The Stages of Alcoholism Part 1

Note this is the first blog of The Stages of Alcoholism. Please click on The Stages of Alcoholism Part 2 after reading this blog.

Alcoholism, or alcohol use disorder, means drinking in spite of increasing, severe, and often potentially fatal consequences. The alcohol-addicted person loses control of their drinking, and the alcohol takes control. To non-addicts, this seems impossible. However, to the alcoholic, it is all too-real.

The National Institute on Alcohol Abuse and Alcoholism reported 7.2 percent of adults in America were diagnosed with an alcohol use disorder in 2012, a number equaling approximately 17 million people aged 18 and older. 855,000 teens aged 12 to 17 also received this diagnosis that year.

The DSM-V, the manual psychologists and psychiatrists use to diagnose mental health disorders, lists 11 symptoms or “factors” that are typically seen in alcohol use disorders. Two or three factors seen in one year places a person in the category of mild or early alcohol addiction. A person who experiences six or more of the symptoms has entered the severe, late stages of alcohol use disorder.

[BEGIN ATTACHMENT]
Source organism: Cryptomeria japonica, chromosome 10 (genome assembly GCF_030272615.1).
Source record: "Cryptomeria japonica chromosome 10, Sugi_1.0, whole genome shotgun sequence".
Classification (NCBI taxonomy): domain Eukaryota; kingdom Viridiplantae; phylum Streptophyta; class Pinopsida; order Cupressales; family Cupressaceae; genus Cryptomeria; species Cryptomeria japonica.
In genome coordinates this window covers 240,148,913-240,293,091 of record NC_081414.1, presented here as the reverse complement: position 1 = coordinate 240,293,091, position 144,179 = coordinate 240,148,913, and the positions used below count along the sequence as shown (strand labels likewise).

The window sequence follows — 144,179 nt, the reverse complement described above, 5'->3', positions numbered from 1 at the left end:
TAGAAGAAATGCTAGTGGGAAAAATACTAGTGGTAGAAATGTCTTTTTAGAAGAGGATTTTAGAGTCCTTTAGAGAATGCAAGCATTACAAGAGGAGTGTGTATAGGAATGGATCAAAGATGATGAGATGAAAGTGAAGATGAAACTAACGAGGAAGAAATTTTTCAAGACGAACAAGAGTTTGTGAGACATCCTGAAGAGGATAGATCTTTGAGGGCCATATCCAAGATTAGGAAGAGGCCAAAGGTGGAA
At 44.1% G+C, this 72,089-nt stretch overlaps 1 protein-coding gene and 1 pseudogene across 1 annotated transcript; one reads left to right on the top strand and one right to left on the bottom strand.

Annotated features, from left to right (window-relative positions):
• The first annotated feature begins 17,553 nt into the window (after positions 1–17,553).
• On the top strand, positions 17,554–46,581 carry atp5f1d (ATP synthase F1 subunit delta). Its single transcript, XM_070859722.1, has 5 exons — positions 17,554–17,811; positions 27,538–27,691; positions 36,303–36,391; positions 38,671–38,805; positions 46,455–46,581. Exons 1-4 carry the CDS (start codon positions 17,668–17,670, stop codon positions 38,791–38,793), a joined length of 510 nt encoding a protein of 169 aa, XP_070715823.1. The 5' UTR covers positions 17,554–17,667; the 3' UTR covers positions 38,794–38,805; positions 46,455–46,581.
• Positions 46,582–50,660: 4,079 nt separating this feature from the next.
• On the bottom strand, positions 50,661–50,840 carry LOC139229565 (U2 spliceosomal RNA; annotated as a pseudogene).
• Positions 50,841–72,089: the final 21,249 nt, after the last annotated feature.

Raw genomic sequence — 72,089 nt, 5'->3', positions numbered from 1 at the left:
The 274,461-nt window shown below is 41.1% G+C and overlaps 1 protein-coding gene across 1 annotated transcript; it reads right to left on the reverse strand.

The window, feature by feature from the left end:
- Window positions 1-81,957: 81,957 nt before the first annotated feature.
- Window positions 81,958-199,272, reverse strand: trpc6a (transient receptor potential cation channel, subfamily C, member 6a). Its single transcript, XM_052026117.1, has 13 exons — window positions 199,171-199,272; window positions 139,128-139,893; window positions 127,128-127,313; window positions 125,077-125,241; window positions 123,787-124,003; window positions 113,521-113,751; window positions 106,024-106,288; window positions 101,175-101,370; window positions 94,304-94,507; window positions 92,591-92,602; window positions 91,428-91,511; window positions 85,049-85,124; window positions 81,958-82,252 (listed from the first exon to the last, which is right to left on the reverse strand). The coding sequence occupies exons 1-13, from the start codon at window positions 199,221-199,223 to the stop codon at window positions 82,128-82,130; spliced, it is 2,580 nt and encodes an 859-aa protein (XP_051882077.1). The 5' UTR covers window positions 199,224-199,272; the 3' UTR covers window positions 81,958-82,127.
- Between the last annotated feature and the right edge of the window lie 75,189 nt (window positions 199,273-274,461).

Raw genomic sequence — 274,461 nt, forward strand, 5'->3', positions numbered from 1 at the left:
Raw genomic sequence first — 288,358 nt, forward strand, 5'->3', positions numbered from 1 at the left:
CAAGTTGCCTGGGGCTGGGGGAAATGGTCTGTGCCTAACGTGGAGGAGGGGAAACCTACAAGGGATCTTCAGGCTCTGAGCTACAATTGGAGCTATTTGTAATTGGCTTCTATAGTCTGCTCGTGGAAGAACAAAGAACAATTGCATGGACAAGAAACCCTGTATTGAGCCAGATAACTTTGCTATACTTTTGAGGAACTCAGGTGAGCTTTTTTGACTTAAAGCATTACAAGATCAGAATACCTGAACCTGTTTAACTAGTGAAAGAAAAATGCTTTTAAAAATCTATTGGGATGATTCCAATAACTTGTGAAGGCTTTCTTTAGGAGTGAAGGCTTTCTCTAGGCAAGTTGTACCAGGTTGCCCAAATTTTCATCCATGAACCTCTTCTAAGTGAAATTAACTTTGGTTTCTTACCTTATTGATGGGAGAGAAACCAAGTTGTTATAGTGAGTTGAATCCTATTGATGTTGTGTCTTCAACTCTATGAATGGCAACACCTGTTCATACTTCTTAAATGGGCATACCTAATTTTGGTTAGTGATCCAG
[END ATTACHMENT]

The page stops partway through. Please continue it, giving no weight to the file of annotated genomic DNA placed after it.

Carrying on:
1. Drinks more than they intended or for longer than intended.
  2. Tries to cut down or stop drinking and fails more than once.
  3. Spends more time drinking, thinking about drinking, or recovering after drinking.
  4. Experiences strong needs, urges, or cravings to drink.
  5. Drinking or being sick from drinking interferes with taking care of responsibilities to family, home, work, or school.
  6. Drinking in spite of it causing problems in relationships with family and friends.
  7. Cuts back or gives up important or fun activities to drink.
  8. Has more than one situation of dangerous or risky behavior, such as swimming, driving, unprotected sex, or operating machinery, while drinking or after drinking.
  9. Drinks in spite of increased depression, anxiety, or worsening mental or physical health problems, or drinks after having a blackout from drinking.
  10. Needs to drink more to feel drunk, or finds that the usual number of drinks no longer has the same effect.
  11. Experiences withdrawal symptoms, such as: shaking, irritability, depression, anxiety, nausea, sweating, problems sleeping, nightmares, restlessness, or has hallucinations.

The sooner a person seeks professional treatment, the better their prognosis for recovery.


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This is a two-part blog. Please click on The Stages of Alcoholism Part 2 to continue reading.